My initial experience with Goryõ was at a booth presented by Bridge Distribution and Fulfillment. I was apprehensive at first because being allergic to cats I have developed an apprehension towards them, and the goryõ is represented by a cat! After playing a few rounds, I realized my apprehension was misguided and my perception quickly changed. I was happy to admit I was wrong. Goryo drew me in with its fascinating hidden movement style of play, engaging tug-of-war mechanics, and excellent and beautiful board and piece design. Even though it’s not a large board game, the excellent craftsmanship and efficient design serves as a blueprint for what companies can bring no matter the size.
Goryõ–produced by Gate On Games, developed by Andrea Candiani, and illustrated by Nicola Angius–provides an imaginative take on the hidden movement genre. You’re given a beautifully colored temple board, an artistic player screen to keep the goryõ’s movement a secret, striking plastic pieces, and a small profile that makes portability and table presence a lot more unique when compared to other hidden movement games. Thankfully, a game takes about 30 minutes to finish allowing players to get in multiple games instead of spending an entire day playing.
Players take turns starting with the spirit players turn. dynamic. This involves the player using their movement cubes behind a screen on their board which is identical to the main board. They are given a certain amount of cubes for movement, and are required to use them all to move the goryõ in an attempt to break a new object. Once all of the movement cubes are used, the player that controls the samurai takes six actions. Each of these actions are used to figure out where the goryõ has moved to. These actions include moving a samurai, exploring the space a specific samurai is currently on, or exploring a space adjacent to one of the samurai.
After taking those six actions, the goryõ player lifts their screen and reveals where they decided to move. Various things happen here if one player finds the other, or if one player successfully evades the other. These might include the samurai player being able to seal an artifact, or the goryõ player breaking an artifact, thus moving one step closer to their victory. Sealing an artifact here allows the samurai to make one of eight artifacts off limits to the goryõ. This is important because as more artifacts get sealed, the goryõ has less space to move and break items.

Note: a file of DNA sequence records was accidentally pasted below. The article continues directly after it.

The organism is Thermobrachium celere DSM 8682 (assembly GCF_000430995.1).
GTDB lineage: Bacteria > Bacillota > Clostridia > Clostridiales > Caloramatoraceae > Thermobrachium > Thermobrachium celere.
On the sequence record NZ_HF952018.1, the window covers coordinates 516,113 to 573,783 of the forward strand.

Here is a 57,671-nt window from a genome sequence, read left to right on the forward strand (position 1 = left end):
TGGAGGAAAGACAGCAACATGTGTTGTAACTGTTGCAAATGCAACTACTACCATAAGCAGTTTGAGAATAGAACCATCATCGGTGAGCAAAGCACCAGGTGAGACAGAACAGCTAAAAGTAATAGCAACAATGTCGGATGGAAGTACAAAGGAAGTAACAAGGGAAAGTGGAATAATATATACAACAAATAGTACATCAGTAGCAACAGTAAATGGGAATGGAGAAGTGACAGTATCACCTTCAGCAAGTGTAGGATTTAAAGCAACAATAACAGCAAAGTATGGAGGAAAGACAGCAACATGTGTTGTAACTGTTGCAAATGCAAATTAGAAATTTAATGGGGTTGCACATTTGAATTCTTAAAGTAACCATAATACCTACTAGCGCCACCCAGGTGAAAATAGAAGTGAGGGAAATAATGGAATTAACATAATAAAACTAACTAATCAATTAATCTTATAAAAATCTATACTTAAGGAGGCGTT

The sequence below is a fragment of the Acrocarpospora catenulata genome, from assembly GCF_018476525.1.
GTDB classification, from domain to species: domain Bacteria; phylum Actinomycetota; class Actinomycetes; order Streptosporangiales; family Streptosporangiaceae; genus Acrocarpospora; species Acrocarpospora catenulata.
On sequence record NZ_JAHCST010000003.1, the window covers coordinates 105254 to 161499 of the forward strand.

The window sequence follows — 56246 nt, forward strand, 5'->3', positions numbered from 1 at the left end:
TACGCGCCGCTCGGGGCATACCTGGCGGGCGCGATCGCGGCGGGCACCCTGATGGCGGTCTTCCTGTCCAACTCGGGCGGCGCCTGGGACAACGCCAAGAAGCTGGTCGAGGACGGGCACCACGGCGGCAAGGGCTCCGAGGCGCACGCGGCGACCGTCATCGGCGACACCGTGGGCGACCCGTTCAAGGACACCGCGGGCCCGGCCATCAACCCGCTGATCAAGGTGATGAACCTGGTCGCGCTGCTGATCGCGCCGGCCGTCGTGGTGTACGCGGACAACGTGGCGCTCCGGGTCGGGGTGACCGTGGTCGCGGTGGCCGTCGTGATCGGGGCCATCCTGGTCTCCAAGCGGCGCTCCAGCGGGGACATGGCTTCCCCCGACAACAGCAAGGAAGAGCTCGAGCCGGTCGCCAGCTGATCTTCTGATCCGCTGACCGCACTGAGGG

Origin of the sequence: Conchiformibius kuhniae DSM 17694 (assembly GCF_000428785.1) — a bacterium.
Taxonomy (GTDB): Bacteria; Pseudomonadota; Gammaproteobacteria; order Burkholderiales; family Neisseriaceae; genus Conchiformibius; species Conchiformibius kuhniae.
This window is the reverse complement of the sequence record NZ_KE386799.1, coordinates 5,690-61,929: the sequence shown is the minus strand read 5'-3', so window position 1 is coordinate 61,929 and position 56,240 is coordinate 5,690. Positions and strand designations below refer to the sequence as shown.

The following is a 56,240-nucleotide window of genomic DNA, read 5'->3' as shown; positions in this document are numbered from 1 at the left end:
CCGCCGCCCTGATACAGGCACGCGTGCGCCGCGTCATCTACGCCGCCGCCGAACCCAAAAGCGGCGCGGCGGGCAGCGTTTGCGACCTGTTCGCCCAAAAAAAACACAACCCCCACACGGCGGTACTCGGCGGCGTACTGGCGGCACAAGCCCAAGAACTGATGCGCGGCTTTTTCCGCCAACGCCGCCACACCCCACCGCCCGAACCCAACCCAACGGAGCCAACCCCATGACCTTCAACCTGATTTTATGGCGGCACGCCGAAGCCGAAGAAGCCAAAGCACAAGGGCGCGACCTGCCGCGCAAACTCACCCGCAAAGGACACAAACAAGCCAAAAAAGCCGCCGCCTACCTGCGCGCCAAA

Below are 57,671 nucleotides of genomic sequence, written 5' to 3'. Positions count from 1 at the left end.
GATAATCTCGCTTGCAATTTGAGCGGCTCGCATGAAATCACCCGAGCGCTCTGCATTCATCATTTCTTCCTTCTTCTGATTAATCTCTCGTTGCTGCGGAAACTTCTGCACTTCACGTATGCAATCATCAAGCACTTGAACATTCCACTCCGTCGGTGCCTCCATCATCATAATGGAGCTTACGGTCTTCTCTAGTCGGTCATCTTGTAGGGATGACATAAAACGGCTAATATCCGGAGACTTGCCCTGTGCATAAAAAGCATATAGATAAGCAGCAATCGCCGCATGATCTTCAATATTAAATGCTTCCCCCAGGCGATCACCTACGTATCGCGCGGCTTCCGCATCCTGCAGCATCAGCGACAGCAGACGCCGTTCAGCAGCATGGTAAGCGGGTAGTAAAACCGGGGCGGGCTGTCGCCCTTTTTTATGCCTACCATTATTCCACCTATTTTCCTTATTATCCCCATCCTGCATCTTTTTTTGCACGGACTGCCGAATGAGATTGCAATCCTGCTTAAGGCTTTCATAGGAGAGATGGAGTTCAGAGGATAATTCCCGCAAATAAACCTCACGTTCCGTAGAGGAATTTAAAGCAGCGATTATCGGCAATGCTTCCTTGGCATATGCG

Once the samurai player has either found their counterpart or failed, the round progresses and the goryõ either breaks an object or is caught for the round. If the goryõ breaks four objects, they win. If they are caught the item still breaks but awards the samurai player more tokens towards sealing the rest of the objects to finally thwart the goryõ.
Hidden movement can often be hit or miss because one side is typically overpowered. At first, it felt like the spirit player had an absolute advantage over the samurai player because the goryõ gets more information to start. But after playing as the Samurai, I learned the Samurai is typically in the driver’s seat, but not in a way that gives the Samurai oppressive control of the board. It’s a captivating balancing act of trying to outthink the spirit player, while the spirit player tries to send deceiving signals to the Samurai. It keeps you on your toes.
This struggle between each player also provided an immersion in the world and enthusiastically encouraged us to step into our respective roles and enjoy the roleplay. Playing as the goryõ compelled me to become a little conniving, while playing as the Samurai brought great joy when I caught the goryo in its vandalism. It was much needed respite from other games that rely on gimmicks.
The rule book for Goryõ presented its own challenges when learning the game, and understanding the rules. From sentences that need better translations, to another section of the rule book dedicated to some clarifications of actions and what happens within the game. Each game is only 30 minutes, but it’s a grueling 30 minutes when you’re trying to understand Goryo as well as understanding the rules explaining the game. I was also a little annoyed by the board design. The board doesn’t change from game to game. The double sided artifact tiles provide an extra component that could be printed on the board instead and utilize seal tokens instead of double sided artifact tiles, instead of being an extra part of set up at the beginning could translate into tokens that represent a board state as the game progresses.
With that said, the board and its pieces are ridiculously stunning. Included is an insert for pieces in the box, plastic pieces and cubes, cardboard tiles for the map, and wood tokens to represent the goryõ and the samurai to go on the board. Included for the goryõ player is a wonderful screen to hide their dry erase version of the main board. The insert provides plenty of space for each piece and fits everything snug in the box.
In the end, my experience with Goryõ is mostly positive. With a box that is relatively small and a smaller table presence than most, Goryõ is a fantastic addition and I cannot recommend it enough. What starts as confusing, unbalanced, and hard to undertake, becomes brilliantly tactical and incredibly immersive. With great pieces and fantastic production value, the insert, Goryo serves as the blueprint for what companies can bring to the table.